THE EVALUATION OF THE EFFICIENCY OF BIOCHARS IN REMOVAL OF ENVIRONMENTAL CONTAMINANTS
Pine, Oak, and Mixed origin from different companies who mass produce these products were examined. Out of these three substances, oak contained the least amount of contaminants such as lead, cadmium, arsenic. Rigorous examination of the “contaminated biochar”, which is easily available, must be made because it has the ability to release its hazardous components into soil where it is being used to help assist plant growth. Three types of soil and beach sand were also bought and tested for their elemental composition. The soil and beach sand were used as a housing material for the biochar. After this, a leaching experiment began where nano-pure water was used to rinse the column at a 0.5 ml/min rate using a peristaltic pump top-down. After 100ppm nitrate/phosphate solutions were run through the sand and different soils which were packed in four chromatography columns. The eluate was collected and tested via Ion Chromatography.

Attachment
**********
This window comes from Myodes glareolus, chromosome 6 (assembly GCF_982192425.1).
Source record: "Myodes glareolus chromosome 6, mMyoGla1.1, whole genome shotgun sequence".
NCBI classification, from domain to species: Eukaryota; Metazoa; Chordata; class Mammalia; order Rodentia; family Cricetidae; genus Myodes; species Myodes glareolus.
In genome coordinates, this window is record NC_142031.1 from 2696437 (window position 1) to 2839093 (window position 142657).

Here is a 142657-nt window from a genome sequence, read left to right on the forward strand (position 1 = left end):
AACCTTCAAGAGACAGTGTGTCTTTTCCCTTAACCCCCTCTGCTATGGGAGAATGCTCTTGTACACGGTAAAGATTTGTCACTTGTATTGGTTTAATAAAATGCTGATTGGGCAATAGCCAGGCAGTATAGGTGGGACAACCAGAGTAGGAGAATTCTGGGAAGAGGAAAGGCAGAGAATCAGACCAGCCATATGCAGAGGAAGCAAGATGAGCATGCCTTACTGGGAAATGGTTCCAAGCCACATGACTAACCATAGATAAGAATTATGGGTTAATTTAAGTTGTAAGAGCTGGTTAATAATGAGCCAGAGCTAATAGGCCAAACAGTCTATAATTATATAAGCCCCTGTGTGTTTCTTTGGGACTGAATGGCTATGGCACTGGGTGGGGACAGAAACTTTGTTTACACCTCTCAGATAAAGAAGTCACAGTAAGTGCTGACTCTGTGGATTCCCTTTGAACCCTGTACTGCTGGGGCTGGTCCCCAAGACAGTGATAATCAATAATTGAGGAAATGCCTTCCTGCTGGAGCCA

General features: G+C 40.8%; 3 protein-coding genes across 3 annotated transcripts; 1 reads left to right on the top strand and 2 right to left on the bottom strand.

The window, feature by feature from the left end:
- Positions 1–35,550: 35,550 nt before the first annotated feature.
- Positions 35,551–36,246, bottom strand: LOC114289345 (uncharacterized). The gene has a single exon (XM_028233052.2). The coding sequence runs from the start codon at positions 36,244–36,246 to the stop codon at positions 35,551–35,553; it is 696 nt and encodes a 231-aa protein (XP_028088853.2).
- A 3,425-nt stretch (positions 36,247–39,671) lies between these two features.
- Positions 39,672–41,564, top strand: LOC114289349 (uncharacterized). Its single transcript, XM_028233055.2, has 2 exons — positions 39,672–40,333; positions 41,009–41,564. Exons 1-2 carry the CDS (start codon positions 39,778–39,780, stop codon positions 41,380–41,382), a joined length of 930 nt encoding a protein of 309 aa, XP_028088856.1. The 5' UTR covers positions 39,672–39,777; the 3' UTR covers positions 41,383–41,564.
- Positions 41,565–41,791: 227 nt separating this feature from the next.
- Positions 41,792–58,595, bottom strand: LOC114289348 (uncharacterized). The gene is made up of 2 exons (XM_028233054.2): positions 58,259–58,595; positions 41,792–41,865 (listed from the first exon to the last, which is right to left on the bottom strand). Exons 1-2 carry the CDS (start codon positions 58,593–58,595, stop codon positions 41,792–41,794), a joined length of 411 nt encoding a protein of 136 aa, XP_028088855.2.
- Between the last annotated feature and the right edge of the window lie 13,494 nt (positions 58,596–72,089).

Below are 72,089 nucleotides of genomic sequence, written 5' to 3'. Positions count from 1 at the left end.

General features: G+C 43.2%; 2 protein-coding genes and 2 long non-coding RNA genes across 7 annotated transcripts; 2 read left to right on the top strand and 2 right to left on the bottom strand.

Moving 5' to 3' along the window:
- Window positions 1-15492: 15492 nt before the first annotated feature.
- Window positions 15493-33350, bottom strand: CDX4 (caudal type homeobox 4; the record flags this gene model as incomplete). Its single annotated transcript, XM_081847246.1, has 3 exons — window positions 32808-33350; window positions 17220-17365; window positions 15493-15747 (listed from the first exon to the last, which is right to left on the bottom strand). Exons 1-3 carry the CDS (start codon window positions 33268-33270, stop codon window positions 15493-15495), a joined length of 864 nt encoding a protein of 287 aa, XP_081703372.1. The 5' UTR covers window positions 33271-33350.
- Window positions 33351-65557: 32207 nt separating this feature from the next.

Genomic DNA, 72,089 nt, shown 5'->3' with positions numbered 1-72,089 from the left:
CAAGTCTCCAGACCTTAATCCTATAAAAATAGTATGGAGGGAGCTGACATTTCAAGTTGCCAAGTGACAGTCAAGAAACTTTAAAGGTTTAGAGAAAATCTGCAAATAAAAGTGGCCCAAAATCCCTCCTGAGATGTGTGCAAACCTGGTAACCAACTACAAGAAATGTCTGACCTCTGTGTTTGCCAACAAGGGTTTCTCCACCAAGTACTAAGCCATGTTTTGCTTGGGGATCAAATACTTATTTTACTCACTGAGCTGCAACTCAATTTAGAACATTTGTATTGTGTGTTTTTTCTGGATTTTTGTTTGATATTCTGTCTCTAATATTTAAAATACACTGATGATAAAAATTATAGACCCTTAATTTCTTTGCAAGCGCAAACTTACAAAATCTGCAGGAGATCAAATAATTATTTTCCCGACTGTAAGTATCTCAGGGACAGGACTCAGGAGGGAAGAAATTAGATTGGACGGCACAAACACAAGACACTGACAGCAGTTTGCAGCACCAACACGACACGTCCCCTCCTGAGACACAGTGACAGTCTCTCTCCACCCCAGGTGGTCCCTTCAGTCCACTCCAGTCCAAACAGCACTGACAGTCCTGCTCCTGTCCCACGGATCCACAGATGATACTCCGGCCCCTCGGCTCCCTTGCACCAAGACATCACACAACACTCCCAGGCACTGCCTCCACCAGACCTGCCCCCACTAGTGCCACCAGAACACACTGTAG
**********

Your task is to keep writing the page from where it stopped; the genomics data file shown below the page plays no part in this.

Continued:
The results show that biochar does in fact hold the nutrients in its pores. The final graphs produced by the nutrient analyzer shows a change in ppm where the low concentration of nutrients were contained in the eluate. In future studies, various types of heavy metals such as copper, lead, cadmium and arsenic will be tested in the same manner as the nutrients via Cathodic Stripping Voltammetry.